Last week, some of its most ardent fans discovered that Carling Black Label is, in fact, originally Canadian.
This did not go down well. The beer has been around for almost a century in various markets. To the shock of some of its fans, the beer of the South African working man has been outed as Canadian on Twitter last week.
"The only black to succeed under apartheid is not even South African," a Twitter user lamented.
It's not clear why the beer's origins were suddenly a topic of discussion, but this much is certain: Carling Black Label was first brewed almost a century ago in Ontario by the Canadian Carling brewery.
Originally known as Black & White Lager, in the 1920s it was rebranded as Black Label, and distributed in the US and UK.
The beer – affectionately known here as Zamalek - was introduced in South Africa in the late 1960s by SA Breweries, which bought the rights to brew it in South Africa.
Over the decades, SAB launched various macho campaigns – many featured cowboys - to associate it with hard work and masculinity.
Its strongman image was fortified by its high alcohol level – 5.5%, compared to Castle (5%) and Hansa Pilsener (4.5%).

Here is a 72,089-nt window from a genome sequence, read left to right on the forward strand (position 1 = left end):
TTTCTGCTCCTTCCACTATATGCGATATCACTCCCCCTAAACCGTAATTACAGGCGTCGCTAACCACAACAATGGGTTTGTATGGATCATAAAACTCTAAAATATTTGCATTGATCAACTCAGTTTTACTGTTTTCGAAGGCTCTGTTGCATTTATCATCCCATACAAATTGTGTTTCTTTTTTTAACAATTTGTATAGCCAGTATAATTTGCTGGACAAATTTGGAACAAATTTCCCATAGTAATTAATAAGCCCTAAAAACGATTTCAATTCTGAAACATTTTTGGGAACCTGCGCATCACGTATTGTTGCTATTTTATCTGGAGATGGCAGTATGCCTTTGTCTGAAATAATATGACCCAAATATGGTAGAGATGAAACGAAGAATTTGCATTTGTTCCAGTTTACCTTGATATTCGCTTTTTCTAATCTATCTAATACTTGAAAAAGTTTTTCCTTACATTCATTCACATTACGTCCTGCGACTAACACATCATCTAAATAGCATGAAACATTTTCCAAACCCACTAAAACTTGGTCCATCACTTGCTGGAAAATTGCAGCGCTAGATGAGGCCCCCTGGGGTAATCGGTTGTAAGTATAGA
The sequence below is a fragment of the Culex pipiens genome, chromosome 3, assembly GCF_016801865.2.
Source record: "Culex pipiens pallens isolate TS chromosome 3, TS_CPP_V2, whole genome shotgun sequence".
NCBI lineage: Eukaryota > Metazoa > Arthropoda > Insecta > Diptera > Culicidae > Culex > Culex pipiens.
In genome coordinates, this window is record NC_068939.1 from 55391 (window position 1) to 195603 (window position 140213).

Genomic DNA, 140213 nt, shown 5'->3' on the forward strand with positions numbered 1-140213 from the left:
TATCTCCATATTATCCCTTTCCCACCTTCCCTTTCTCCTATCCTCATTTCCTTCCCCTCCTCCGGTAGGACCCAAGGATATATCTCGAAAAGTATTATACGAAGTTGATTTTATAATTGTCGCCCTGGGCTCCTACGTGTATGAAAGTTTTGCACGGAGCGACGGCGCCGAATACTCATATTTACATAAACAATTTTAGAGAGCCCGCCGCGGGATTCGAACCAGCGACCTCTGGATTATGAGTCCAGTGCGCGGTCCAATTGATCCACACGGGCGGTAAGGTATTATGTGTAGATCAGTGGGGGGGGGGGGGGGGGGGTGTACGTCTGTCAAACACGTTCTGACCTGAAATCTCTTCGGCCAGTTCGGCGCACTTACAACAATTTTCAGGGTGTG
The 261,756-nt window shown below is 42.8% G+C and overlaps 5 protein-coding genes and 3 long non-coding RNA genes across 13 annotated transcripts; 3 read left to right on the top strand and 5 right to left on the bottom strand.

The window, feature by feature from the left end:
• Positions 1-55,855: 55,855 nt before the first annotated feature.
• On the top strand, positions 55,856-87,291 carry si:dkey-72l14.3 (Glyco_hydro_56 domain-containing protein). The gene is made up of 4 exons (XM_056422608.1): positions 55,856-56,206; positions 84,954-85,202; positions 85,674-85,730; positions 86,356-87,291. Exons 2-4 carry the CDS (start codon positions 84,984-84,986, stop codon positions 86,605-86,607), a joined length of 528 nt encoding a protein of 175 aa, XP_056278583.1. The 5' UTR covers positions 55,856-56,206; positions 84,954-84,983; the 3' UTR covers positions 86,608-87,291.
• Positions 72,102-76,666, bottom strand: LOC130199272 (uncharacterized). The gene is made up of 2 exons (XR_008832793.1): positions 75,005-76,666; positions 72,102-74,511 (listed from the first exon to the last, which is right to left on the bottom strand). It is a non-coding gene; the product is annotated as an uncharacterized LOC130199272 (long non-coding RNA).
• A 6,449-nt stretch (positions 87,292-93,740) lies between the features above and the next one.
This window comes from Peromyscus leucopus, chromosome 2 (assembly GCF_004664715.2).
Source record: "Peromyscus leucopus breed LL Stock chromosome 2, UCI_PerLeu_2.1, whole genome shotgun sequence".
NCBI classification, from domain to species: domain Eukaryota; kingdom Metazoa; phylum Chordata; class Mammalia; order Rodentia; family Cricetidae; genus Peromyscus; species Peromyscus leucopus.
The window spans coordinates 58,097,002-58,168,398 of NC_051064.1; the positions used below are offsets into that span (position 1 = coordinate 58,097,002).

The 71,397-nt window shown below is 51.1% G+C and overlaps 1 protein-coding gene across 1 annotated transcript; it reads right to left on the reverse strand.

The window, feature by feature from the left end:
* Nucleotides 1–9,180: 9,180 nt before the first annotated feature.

The name Zamalek dates back to the 1990s, when an Egyptian football club – which shares the beer label’s colours of black, white and red – thoroughly trounced local soccer team Kaiser Chiefs. According to Urban Dictionary, local fans then claimed that the Zamalek club was as strong as Carling Black Label.
The lager is described by SAB as having “a spicy hoppiness complemented by lightly kilned malted barley”.
Most recently, Carling Black Label has backed down from its ultra-masculine advertising with a large campaign to stop gender violence.
Carling Black Label, owned by the US group Molson Coors, is still available in Canada and the US. But there is no business link with the South African beer, says Grant Lake, brand manager of Carling Black Label Africa.
Carling (which has an alcohol level below 4%) - which also originated from the Canadian Carling Black Label brand - is one of the most popular lagers in the UK.